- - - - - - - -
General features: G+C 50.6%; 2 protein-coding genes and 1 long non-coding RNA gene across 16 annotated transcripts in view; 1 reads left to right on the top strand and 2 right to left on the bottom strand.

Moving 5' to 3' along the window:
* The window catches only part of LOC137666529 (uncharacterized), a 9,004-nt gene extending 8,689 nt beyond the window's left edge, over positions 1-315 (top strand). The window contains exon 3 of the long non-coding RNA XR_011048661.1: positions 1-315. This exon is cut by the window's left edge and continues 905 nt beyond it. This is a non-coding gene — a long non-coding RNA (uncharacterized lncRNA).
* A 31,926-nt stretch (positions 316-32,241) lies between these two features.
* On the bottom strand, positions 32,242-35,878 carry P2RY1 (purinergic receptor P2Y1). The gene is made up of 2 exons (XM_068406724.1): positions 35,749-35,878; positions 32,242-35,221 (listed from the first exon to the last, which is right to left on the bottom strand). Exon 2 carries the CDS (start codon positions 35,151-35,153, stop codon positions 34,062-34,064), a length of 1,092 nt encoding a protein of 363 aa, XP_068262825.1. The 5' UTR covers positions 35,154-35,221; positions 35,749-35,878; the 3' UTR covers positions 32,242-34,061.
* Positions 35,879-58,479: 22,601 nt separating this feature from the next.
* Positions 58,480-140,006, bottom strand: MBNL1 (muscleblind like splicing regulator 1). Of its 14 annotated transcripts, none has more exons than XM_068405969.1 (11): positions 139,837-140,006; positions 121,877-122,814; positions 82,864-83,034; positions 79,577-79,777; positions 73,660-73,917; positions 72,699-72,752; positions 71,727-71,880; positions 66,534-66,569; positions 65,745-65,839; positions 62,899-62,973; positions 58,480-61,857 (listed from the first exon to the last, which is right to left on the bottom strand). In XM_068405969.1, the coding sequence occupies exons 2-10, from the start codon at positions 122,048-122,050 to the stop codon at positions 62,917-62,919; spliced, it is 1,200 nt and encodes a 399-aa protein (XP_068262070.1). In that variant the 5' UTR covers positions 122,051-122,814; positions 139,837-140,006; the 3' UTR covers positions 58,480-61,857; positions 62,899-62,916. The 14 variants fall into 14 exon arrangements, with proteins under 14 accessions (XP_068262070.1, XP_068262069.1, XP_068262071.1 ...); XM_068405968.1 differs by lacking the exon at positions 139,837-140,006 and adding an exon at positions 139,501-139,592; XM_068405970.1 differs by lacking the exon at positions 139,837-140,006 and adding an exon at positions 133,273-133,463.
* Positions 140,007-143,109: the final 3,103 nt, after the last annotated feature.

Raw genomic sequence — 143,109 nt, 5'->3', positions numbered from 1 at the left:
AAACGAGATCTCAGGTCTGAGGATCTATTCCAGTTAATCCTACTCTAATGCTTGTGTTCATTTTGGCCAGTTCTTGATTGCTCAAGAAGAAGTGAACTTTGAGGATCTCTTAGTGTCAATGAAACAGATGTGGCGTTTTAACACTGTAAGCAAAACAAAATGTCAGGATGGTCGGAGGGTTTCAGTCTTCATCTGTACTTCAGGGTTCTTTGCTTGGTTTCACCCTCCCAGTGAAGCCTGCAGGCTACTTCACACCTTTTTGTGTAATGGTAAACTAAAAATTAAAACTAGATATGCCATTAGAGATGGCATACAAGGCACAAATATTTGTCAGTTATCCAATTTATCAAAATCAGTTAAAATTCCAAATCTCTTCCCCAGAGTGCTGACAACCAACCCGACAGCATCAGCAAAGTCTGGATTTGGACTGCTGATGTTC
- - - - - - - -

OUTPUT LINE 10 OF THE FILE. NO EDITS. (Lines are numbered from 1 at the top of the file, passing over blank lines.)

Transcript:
AAACGAGATCTCAGGTCTGAGGATCTATTCCAGTTAATCCTACTCTAATGCTTGTGTTCATTTTGGCCAGTTCTTGATTGCTCAAGAAGAAGTGAACTTTGAGGATCTCTTAGTGTCAATGAAACAGATGTGGCGTTTTAACACTGTAAGCAAAACAAAATGTCAGGATGGTCGGAGGGTTTCAGTCTTCATCTGTACTTCAGGGTTCTTTGCTTGGTTTCACCCTCCCAGTGAAGCCTGCAGGCTACTTCACACCTTTTTGTGTAATGGTAAACTAAAAATTAAAACTAGATATGCCATTAGAGATGGCATACAAGGCACAAATATTTGTCAGTTATCCAATTTATCAAAATCAGTTAAAATTCCAAATCTCTTCCCCAGAGTGCTGACAACCAACCCGACAGCATCAGCAAAGTCTGGATTTGGACTGCTGATGTTC